Conflict over slavery and other issues persisted until the Civil War, the war culminated in the Souths defeat and in the abolition of slavery. Because all southern senators except Andrew Johnson resigned their seats at the beginning of the war, the years of Reconstruction that followed witnessed large majorities for the Republican Party, which many Americans associated with the Unions victory in the Civil War and the ending of slavery. The Reconstruction period ended in about 1877, the ensuing era, the Democratic and the Republican Party held majorities in the House at various times. The late 19th and early 20th centuries saw an increase in the power of the Speaker of the House
United States Bill of Rights
The Bill of Rights is the first ten amendments to the United States Constitution. Proposed following the oftentimes bitter 1787–88 battle over ratification of the U. S, on June 8,1789, Representative James Madison introduced nine amendments to the constitution in the House of Representatives. Among his recommendations Madison proposed opening up the Constitution and inserting specific rights limiting the power of Congress in Article One, Seven of these limitations would become part of the ten ratified Bill of Rights amendments. Contrary to Madisons original proposal that the articles be incorporated into the body of the Constitution. Articles Three through Twelve were ratified as additions to the Constitution on December 15,1791, Article Two became part of the Constitution on May 5,1992, as the Twenty-seventh Amendment. Article One is technically still pending before the states, the door for their application upon state governments was opened in the 1860s, following ratification of the Fourteenth Amendment.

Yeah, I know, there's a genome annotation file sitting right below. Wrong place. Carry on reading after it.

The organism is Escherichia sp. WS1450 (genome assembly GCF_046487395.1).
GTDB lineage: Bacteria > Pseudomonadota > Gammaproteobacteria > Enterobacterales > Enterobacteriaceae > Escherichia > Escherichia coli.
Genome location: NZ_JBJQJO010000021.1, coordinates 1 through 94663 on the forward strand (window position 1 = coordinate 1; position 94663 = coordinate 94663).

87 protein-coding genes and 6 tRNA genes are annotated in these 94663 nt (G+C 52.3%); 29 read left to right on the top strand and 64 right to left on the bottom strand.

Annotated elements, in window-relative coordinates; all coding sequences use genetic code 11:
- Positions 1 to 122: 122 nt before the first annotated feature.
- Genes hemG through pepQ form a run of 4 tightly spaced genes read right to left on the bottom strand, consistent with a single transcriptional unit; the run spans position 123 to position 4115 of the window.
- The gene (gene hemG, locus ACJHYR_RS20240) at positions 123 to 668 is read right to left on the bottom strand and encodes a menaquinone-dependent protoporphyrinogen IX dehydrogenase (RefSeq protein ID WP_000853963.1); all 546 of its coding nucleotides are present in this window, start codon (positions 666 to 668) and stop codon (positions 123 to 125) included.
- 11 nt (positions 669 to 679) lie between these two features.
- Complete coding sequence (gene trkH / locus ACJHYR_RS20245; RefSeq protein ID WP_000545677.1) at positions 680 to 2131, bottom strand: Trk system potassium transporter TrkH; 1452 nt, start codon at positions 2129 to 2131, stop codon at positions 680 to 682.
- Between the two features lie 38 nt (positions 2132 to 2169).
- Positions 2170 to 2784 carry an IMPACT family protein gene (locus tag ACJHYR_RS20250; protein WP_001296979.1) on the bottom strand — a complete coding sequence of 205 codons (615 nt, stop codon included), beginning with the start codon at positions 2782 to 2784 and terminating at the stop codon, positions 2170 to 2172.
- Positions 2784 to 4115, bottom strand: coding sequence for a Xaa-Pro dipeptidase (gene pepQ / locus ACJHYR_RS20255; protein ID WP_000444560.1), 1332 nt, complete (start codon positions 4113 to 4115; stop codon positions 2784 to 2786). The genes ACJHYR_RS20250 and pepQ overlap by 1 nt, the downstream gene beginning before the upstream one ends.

Since the early 20th century both federal and state courts have used the Fourteenth Amendment to apply portions of the Bill of Rights to state, the process is known as incorporation. There are several original engrossed copies of the Bill of Rights still in existence, One of these is on permanent public display at the National Archives in Washington, D. C. However, the government that operated under the Articles of Confederation was too weak to adequately regulate the various conflicts that arose between the states. The Philadelphia Convention set out to correct weaknesses of the Articles that had been apparent even before the American Revolutionary War had been successfully concluded, the convention took place from May 14 to September 17,1787, in Philadelphia, Pennsylvania. The convention convened in the Pennsylvania State House, and George Washington of Virginia was unanimously elected as president of the convention, the 55 delegates who drafted the Constitution are among the men known as the Founding Fathers of the new nation.
Thomas Jefferson, who was Minister to France during the convention, Rhode Island refused to send delegates to the convention. However, the motion was defeated by a vote of the state delegations after only a brief discussion. Madison, an opponent of a Bill of Rights, explained the vote by calling the bills of rights parchment barriers that offered only an illusion of protection against tyranny. The quick rejection of this motion, endangered the entire ratification process, thirty-nine delegates signed the finalized Constitution. Thirteen delegates left before it was completed, and three who remained at the convention until the end refused to sign it, Gerry, elbridge Gerry wrote the most popular Anti-Federalist tract, Hon. Mr. Gerrys Objections, which went through 46 printings, the essay particularly focused on the lack of a bill of rights in the proposed constitution, many were concerned that a strong national government was a threat to individual rights and that the president would become a king.
Jefferson wrote to Madison advocating a Bill of Rights, Half a loaf is better than no bread, if we cannot secure all our rights, let us secure what we can